Transcontinentals’ presence in allied printing and packaging segments allows the company to explore new opportunities across multi platform businesses. The company is targeting growth through the expansion of its specialty multi platform offerings and a variety of sources in the media sector.

Coveris Americas’ acquisition should also drive long term growth for the shareholders. Since its transformational phase over the last five years, Transcontinental has been able to deliver improved adjusted profitability. Its packaging segment now accounts for 38% of its consolidated revenues up from just 2% back in 2014. The company generates enough cash to deploy toward strategic acquisitions and transformational activities. In fact, the flyer business is its biggest cash cow. However, the company’s indebtedness has also significantly increased during recent years.

TCL.A - Acquisition History
Source: Transcontinental

Transcontinental has demonstrated solid financial achievements over the years. The company’s excellent performance and strong balance sheet should aid the company to grow dividends at a single-digit pace in the future.

While TCL.A has done good with numbers so far, the dividend yield is out of line with the sector and industry and that should be a big warning sign – high yield have risks attached.


The packaging industry is highly competitive. The company competes with large integrated companies in the packaging segment as well as other foreign competitors in the printing industry. Transcontinentals’ printing segment suffers heavy competition from the advent of the internet. Postmedia Network Canada, Torstar Corp. are few of Transcontinentals’ leading competition. The acquisition of Coveris Americas has granted Transcontinental a major competitive edge in the lucrative flexible packaging industry.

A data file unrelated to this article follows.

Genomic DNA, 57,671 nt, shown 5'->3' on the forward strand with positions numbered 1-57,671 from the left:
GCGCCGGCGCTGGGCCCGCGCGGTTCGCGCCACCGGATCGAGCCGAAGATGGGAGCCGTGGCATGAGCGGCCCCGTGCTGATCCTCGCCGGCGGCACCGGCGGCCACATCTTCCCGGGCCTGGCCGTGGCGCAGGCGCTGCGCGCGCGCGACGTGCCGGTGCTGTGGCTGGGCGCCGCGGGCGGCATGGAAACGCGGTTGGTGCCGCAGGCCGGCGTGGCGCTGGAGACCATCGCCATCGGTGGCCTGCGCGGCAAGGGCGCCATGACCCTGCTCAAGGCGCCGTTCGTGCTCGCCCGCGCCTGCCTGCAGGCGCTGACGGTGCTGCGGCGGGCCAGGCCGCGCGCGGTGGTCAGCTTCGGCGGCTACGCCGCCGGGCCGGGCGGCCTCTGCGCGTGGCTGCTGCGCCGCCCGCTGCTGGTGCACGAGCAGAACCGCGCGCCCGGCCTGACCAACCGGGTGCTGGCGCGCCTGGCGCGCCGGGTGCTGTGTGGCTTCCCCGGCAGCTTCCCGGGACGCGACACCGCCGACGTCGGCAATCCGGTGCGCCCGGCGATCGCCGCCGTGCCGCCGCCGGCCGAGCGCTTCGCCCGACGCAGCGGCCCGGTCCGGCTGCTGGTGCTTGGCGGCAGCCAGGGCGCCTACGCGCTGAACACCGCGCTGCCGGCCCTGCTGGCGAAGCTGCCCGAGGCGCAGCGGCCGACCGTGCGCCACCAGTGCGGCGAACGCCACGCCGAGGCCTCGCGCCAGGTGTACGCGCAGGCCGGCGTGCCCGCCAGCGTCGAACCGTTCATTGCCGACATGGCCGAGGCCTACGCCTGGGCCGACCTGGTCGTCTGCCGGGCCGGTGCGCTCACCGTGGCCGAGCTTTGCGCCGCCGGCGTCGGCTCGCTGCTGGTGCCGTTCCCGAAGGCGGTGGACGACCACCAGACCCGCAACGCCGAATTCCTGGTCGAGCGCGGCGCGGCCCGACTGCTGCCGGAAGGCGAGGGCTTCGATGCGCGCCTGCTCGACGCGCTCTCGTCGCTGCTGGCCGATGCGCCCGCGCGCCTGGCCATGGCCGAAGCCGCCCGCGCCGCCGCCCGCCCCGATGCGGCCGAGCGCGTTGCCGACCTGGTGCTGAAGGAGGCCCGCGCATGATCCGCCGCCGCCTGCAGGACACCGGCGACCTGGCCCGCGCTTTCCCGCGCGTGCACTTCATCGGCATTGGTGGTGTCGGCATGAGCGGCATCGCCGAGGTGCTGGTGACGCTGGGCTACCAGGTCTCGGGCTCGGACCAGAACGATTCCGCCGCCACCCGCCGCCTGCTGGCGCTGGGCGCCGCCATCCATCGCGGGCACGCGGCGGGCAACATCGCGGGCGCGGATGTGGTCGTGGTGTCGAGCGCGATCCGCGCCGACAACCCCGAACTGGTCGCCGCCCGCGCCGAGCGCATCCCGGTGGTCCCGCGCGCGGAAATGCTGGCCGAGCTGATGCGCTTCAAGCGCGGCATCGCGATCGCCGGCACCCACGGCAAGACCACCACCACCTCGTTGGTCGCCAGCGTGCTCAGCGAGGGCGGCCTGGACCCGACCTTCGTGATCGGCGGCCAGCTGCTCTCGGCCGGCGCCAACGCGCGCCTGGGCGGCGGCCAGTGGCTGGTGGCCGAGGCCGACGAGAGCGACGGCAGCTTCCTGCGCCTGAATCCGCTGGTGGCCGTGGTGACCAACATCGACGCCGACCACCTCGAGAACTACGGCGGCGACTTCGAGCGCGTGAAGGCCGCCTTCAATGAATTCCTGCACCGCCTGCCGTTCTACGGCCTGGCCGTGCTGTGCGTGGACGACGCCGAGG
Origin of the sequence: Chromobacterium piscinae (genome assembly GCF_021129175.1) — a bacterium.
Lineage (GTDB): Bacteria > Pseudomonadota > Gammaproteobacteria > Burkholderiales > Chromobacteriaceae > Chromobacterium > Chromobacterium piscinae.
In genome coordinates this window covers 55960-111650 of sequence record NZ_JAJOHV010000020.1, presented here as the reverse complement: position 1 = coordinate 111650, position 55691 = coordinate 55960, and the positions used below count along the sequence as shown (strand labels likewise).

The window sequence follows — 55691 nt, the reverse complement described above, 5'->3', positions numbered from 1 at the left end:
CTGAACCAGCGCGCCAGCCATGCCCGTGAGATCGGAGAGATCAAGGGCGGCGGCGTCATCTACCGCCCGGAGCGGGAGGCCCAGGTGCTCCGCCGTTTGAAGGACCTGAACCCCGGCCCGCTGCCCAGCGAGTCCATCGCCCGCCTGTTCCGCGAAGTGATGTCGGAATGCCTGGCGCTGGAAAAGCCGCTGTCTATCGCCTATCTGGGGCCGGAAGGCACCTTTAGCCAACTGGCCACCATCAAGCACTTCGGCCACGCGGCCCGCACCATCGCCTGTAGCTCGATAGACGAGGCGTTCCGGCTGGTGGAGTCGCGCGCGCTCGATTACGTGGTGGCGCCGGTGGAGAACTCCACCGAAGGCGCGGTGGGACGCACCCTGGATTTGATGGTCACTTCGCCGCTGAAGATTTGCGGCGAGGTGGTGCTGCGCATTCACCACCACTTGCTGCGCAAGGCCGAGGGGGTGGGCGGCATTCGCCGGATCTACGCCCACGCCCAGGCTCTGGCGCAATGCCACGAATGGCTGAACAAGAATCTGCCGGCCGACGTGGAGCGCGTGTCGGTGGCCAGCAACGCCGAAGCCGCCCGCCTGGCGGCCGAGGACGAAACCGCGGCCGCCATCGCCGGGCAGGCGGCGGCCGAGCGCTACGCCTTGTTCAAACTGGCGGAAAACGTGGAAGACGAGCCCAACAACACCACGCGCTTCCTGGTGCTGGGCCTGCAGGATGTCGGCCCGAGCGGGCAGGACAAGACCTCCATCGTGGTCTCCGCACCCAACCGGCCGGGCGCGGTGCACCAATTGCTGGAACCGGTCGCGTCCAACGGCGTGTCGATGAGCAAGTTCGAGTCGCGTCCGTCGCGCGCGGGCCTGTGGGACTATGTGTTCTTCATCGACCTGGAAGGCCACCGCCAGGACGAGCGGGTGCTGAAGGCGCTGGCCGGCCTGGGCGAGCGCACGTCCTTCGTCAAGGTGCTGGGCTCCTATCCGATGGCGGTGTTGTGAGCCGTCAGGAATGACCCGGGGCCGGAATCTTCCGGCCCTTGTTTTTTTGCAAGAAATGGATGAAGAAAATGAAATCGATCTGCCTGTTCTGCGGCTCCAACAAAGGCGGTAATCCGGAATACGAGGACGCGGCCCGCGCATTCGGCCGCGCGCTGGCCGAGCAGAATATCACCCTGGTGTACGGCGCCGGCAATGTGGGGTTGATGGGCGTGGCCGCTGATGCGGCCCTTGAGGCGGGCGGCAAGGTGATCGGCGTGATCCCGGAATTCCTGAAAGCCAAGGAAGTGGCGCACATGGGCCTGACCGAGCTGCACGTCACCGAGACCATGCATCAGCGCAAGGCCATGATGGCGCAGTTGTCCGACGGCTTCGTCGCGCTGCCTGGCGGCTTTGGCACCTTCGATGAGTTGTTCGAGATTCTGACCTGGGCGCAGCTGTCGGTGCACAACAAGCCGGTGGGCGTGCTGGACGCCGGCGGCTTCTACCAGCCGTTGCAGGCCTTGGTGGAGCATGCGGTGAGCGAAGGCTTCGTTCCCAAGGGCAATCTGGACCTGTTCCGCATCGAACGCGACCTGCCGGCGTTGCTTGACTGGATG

Bottom Line

Catering to its customers’ evolving needs and driving customer satisfaction through innovative solutions have been the major areas of Transcontinentals’ focus. As a result, the company has developed sticky client relationships with long-term contracts over the years. The company’s focus on flexible printing and its strategy to transform into a diversified organization through acquisitions and organic growth should help in increasing its market share. A reasonable payout ratio also indicates enough room for future growth.

While the business looks strong, the stock price is showing it’s not understanding the acquisition or the price it paid for it. Read comments on Stockchase from analysts on BNN to get some opinions. The acquisition has shaken up the company and investor want predictability and they don’t see it. A stock always trade on its future potential and one day, if the potential doesn’t materialize, the stock price will align itself to reality and I believe the price is reflecting the challenges with the integration of the acquisition.

If you have a position, don’t focus on the lost but on where to go from here. Do you wait and for how long? Do you take your money elsewhere to get back up faster? If you do not have a position, it’s prudent to wait for the business pivot into packaging to be done.

DISCLOSURE: Please note that I may have a position in one or many of the holdings listed. For a complete list of my holdings, please see my Dividend Portfolio.

DISCLAIMER: Please note that this blog post represents my opinion and not an advice/recommendation. I am not a financial adviser, I am not qualified to give financial advice. Before you buy any stocks/funds consult with a qualified financial planner. Make your investment decisions at your own risk – see my full disclaimer for more details.